Writing a New, Resilient Story
Editor's Note: This is part of Nancy's Resilience series. Please see other posts in this series.
Joan Didion famously wrote, “We tell ourselves stories in order to live.” This is among my favorite quotes and the perfect capstone, I believe, to end this 12-part series on resilience.
Cancer is a mighty foe not unlike the gladiator hell-bent on victory at any cost. We know such a fierce opponent requires singular focus, yet seldom do we have the luxury of immersing ourselves so fully in our treatment or our loved ones’ cancer treatment that we can overlook our homes, our jobs, our families, our communities. And even if we had that luxury, is that really wise?
I wrestled with this very dilemma during numerous periods of my husband Brett’s long illness. One day his cancer consumed me. The next day I attempted to focus on our toddler twins. They deserved a present mother who had the energy to chase them in the neighborhood tot lot as they screamed with glee. They deserved a patient mother who did not get exasperated when the toys lay strewn about the apartment. At 2 years old, how could they really understand their mother’s need for exact order when the center of our family’s world was gradually losing his battle? If only I fought harder. Cancer permeated my every waking thought.
Waiting for a loved one to die is no way to live. Since Brett had been sick for nearly 7 years, I’d spent the whole of my 30s in this heightened state of worry and premature grief. When at last he died in February 2004 at Calvary Hospice in the Bronx, New York, it was both anguishing and merciful. A part of me naively thought that our suffering would end then. I wasn’t the only one who felt this way. I can still picture my father-in-law Stan taking me in his arms seconds after Brett died, whispering, “Now you can be at peace, too.”
When a narrative dominates your life the way cancer did mine, it isn’t easy to change. Long after the early weeks and months of raw grief, long after the first year of mourning, cancer remained front and center in my life. I had difficulty expressing any identity beyond “I’m Nancy Sharp. I’m widowed. My husband died of cancer when our twins were 2 ½ years old.”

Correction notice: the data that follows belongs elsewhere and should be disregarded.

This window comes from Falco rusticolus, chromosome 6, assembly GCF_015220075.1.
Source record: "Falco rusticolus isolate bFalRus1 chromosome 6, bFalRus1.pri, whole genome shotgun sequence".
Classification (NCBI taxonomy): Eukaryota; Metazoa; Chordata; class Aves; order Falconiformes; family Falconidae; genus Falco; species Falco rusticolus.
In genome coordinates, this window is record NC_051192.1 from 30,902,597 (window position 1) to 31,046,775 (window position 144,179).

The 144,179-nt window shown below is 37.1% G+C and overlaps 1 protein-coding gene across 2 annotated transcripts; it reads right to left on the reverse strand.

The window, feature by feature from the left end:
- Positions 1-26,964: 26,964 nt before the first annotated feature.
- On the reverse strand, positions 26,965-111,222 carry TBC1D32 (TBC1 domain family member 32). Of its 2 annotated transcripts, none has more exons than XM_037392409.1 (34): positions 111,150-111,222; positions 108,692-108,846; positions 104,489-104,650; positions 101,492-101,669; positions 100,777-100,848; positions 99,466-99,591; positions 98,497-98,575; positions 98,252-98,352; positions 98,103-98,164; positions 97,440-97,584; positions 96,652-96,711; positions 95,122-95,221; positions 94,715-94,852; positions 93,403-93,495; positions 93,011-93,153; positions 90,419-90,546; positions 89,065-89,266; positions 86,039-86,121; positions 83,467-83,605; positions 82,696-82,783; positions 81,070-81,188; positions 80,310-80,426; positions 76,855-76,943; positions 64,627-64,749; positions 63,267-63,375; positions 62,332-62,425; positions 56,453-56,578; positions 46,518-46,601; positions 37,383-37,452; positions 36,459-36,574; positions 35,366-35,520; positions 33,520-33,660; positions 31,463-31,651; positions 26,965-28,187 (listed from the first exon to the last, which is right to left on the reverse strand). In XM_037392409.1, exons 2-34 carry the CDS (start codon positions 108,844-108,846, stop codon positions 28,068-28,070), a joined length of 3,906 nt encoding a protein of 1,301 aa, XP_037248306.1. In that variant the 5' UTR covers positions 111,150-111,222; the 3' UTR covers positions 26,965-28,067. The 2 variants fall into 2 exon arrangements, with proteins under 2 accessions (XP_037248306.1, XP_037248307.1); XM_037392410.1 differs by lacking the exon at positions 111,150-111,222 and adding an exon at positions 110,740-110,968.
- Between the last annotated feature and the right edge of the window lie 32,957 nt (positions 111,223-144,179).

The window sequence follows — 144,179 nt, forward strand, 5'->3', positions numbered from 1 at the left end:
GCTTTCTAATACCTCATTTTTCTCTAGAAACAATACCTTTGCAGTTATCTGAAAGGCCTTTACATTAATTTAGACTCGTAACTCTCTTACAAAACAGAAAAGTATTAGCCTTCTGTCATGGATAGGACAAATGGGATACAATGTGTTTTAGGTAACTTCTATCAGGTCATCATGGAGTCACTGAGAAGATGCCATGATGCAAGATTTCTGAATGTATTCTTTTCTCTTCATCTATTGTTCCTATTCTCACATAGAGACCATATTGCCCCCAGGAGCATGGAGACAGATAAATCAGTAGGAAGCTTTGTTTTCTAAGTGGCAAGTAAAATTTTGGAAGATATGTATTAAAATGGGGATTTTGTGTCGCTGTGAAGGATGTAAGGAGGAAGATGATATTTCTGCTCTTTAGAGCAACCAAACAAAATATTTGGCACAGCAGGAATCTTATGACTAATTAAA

You might assume that I stopped repeating this narrative after moving to Colorado a few years after Brett’s death. After all, I’d hauled the twins, then 5, and me across the country to build a different life. In spite of the freshness of our environment, the old story rose to the surface every time I met someone new—even after meeting Steve, a widower, who’d lost his wife to pancreatic cancer and was raising 2 teenage boys on his own.
It was about this time, in early 2008, that I took a Kabbalah class in Denver. One day the teacher asked us to introduce ourselves the way we might as if we were at a party. “I’m Nancy Sharp. I’m widowed…” I stopped myself. What am I saying? The room grew quiet, and I felt the heat of everyone’s eyes upon me, staring in empathetic silence. I had come to this painful truth all on my own. How can I really make a new life in Denver if I’m still chained to the old identity?
That breakthrough moment changed everything for me, especially how I felt about myself and the future I deserved to have. Four years after Brett’s death, it was time to bury the old story and reframe it with something truer. Cancer and loss would always be part of my story, and my children’s story, but it didn’t have to be the entire story.
Little did I know this pivotal awareness would ultimately help me to define resilience in a whole new way. Everyone threw the word “resilience” around so often—even then—that it felt like something I should just say yes to. As in, “yes, kids are so resilient.” And, “yes, I’ll bounce back.” My loving family and friends wanted me to believe this, so why not just agree with them? What I came to learn, however, is that resilience is so much deeper than just bouncing back; if we truly want to rise above our circumstances, including the limiting stories we tell ourselves, we have to be able to integrate the lessons and the losses. This means we must look hard at past experiences by recognizing what’s essential to carry forward for our own growth. Only in this way can we begin to reframe the possibilities for ourselves and lead a more resilient, optimistic life.
I’ll leave you with a few apt words from my memoir Both Sides Now: A True Story of Love, Loss, and Bold Living. “Endings. When is it time to begin again? Time to move on, carrying your stories with you without being defined by them?”
The time is now.
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